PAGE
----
DORMICE, though seldom seen, are held in special regard, an endearing golden image often pictured snuggly asleep with wrapped round furry tail. Big dark eyes, good for low light vision add to their cute appeal.

Recently I joined a monitoring group at Great Holland Pits nature reserve, led by Essex Wildlife Trust’s Darren Tansley. Fifty nest-tubes are regularly checked for signs of summer nesting.

As a legally protected species this, and particularly handling, requires a licence after training. Hazelnuts were considered an important food for them restricting their distribution. Searches for nutshells with tell-tale bevelled holes gave evidence of their presence.

But ubiquitous grey squirrels' partiality for nuts, even before ripe, has affected this source of food for dormice. Fortunately though still a declining animal it has been proved by nest monitoring, as at Great Holland, that they can live where hazel is not frequent. The reserve’s varied bushy habitat has been augmented by the adjoining Woodland Trust’s fast maturing Mill Wood, which is included in the nest-tube scheme.

Indeed it was here where the only animal was found in the penultimate 49th tube. A 19g male with a distinctive stubby black tail, it had been in the same place two months earlier. Half its tail may have been lost in escaping capture by a predator. At full length its furry tail aids balance when climbing – sometimes in the tree canopy.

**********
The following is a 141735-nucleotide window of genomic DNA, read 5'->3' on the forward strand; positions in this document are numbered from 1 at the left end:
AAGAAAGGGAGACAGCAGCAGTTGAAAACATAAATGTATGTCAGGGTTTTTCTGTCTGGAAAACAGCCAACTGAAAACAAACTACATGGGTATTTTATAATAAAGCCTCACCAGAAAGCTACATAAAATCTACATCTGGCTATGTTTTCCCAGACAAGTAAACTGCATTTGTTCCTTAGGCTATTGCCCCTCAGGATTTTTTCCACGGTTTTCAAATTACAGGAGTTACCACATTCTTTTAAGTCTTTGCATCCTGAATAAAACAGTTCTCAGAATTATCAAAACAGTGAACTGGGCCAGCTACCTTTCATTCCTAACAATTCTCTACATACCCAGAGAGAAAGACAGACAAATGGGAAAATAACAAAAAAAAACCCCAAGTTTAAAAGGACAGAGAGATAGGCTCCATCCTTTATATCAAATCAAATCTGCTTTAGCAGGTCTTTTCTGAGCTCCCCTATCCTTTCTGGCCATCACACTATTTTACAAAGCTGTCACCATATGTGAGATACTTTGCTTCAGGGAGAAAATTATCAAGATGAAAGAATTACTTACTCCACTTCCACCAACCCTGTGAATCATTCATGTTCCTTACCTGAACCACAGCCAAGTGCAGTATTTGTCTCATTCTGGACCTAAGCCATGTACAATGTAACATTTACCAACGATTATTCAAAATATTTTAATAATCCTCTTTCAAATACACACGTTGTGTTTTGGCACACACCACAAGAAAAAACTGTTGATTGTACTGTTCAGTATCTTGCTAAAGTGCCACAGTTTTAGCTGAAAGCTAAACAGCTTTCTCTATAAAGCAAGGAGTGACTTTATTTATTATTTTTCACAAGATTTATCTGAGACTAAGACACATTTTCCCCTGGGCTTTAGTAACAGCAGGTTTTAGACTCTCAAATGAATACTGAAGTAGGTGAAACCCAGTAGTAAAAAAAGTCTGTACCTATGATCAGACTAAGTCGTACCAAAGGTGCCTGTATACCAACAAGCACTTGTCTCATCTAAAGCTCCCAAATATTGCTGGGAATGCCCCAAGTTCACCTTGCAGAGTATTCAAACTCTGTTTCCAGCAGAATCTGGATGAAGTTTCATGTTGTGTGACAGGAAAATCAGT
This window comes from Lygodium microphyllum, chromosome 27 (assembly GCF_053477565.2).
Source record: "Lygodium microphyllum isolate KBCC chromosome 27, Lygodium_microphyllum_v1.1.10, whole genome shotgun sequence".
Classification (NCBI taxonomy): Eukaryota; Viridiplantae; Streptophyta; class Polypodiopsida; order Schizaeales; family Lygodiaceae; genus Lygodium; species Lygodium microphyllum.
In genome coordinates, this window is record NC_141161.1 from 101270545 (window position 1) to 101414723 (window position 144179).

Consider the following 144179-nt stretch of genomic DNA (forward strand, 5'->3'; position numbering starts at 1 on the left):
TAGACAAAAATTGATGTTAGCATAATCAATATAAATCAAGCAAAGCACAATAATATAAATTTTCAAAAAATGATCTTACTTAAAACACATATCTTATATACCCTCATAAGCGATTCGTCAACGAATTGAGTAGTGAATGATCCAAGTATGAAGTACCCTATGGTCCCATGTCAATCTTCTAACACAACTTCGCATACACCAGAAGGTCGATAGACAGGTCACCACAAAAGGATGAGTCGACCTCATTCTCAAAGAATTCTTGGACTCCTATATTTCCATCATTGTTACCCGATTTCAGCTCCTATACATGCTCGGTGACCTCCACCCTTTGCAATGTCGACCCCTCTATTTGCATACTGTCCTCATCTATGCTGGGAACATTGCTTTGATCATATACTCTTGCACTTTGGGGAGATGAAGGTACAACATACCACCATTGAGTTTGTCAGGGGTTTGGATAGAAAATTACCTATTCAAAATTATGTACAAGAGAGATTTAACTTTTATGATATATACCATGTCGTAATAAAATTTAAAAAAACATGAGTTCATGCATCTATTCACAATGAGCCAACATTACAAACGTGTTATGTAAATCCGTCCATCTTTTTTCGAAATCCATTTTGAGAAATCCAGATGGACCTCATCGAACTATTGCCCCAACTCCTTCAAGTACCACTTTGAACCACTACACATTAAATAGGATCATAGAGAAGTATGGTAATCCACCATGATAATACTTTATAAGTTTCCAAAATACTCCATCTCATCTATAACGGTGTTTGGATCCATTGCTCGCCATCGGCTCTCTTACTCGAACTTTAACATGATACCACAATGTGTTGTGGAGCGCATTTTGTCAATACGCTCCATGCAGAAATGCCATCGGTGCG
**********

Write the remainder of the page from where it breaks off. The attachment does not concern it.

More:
During the careful checking of tubes it is mainly the presence of nests that are found, though up to four of these largely nocturnal small mammals have been seen.

Very occasionally the young or “pinkies” are found. Reserve warden Bob Seago has had the rare good fortune of spotting three half-grown animals feeding on blackberries. Rose-hips are also important in a quite varied diet.

Raffia-like honeysuckle bark is a favourite material used in nest-building. The neatly woven structures are distinct from the jumble of leaves probably indicating a wood mouse’s bivouac. I mistook fluffy white willow seed-heads in one tube for sheep’s wool, and another was occupied by a crowd of earwigs.

One likely natural nest seen in a tuft of grass raised discussion on the difference between these and the handiwork of harvest mice. Nest tubes or boxes are vacated in winter when the animals go to ground only breaking dormancy for occasional food and drink.

For your diary: November 23 at 7.30pm “Seawalls: An Overlooked Coastal Habitat” – an illustrated talk by Dr Tim Gardiner at Great Bentley village hall, organised by Tendring Essex Wildlife Trust group.